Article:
Answers to Google’s top health searches: Is coffee bad for you?

By Gregory Doyle, MD and Jason Oreskovich, DO

How would some of us get through the day without a cup of joe. But is it doing more harm than good?

Coffee is considered safe in moderate amounts of 3-4 cups a day, depending on caffeine content. Brewed coffee can have 80-140 milligrams of caffeine per cup, and 400 milligrams or less is considered safe. Lesser amounts are safe for adolescents. Moderate coffee consumption is safe for pregnant women – 200 milligrams per day. Most of the harmful effects from coffee include anxiety, panicky symptoms, stomach upset, and abnormal heartbeats in amounts greater than 480 milligrams a day.


Drinking coffee has several benefits including improved concentration and energy: it can help shift workers concentrate, minimize jet lag, and enhance work or athletic performance. Disease-fighting antioxidants in coffee may increase bone strength and decrease the risk of Alzheimer’s and Parkinson’s diseases, alcoholic cirrhosis, gout, and type 2 diabetes mellitus. Coffee drinkers may also experience a slight decrease of all causes of mortality.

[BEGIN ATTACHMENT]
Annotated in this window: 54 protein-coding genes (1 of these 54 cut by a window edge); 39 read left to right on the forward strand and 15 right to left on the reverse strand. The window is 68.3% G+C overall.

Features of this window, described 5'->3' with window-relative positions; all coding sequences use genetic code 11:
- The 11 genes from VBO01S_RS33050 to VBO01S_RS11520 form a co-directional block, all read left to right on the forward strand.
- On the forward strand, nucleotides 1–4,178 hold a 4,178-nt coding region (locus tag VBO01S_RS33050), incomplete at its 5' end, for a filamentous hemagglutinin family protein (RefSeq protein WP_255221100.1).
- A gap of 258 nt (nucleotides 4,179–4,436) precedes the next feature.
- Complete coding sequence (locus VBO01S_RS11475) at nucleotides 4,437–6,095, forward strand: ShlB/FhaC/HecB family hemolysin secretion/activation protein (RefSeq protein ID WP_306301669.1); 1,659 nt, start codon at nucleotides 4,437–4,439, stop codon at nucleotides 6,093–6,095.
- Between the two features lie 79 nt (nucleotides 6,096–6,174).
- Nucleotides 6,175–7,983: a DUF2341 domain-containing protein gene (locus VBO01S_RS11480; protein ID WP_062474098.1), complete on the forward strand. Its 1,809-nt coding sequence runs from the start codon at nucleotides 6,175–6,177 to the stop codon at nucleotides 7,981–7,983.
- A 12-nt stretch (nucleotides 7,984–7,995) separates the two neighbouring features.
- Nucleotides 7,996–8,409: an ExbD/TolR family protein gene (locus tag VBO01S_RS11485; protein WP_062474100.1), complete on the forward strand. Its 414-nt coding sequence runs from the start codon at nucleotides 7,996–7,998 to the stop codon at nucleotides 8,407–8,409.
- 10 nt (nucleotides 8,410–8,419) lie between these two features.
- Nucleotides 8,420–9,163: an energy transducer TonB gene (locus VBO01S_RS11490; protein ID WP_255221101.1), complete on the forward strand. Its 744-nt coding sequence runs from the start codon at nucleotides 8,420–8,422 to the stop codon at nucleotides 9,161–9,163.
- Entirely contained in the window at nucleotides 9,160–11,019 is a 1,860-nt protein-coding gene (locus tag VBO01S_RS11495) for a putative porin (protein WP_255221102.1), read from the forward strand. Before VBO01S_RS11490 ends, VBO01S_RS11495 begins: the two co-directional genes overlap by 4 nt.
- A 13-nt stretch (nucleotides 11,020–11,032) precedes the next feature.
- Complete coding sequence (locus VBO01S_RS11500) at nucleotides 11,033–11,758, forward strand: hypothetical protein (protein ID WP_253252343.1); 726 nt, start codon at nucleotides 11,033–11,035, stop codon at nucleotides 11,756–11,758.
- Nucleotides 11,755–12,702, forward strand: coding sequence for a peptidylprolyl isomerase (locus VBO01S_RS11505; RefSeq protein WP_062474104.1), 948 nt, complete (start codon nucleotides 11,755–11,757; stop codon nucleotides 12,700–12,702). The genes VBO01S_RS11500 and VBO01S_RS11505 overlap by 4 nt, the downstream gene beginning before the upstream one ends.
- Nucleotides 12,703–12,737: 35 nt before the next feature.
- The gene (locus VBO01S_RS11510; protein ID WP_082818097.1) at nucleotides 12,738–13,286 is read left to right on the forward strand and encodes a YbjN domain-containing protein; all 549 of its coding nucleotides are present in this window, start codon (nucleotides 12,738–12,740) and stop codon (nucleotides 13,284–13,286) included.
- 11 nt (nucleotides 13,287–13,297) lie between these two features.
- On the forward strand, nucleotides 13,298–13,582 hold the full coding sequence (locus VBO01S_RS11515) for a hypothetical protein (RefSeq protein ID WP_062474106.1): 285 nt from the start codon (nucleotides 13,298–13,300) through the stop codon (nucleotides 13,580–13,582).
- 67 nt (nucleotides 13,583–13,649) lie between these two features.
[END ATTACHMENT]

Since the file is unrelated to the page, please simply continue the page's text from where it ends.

The negative effects of caffeine dependence and abuse continue to be debated among experts, but caffeine does not cause serious withdrawal symptoms like drugs or alcohol. The central nervous system is stimulated by the caffeine in coffee, and regular consumption can cause a mild physical dependence. If you consume more than two cups of coffee a day and stop drinking coffee abruptly, you may experience the following symptoms for a day or two: anxiety, depressed mood, difficulty concentrating, fatigue, headache, and irritability.

Overall, it’s difficult to recommend for or against coffee, but keep in mind all of the generally positive effects of coffee when filling your morning to-go cup.

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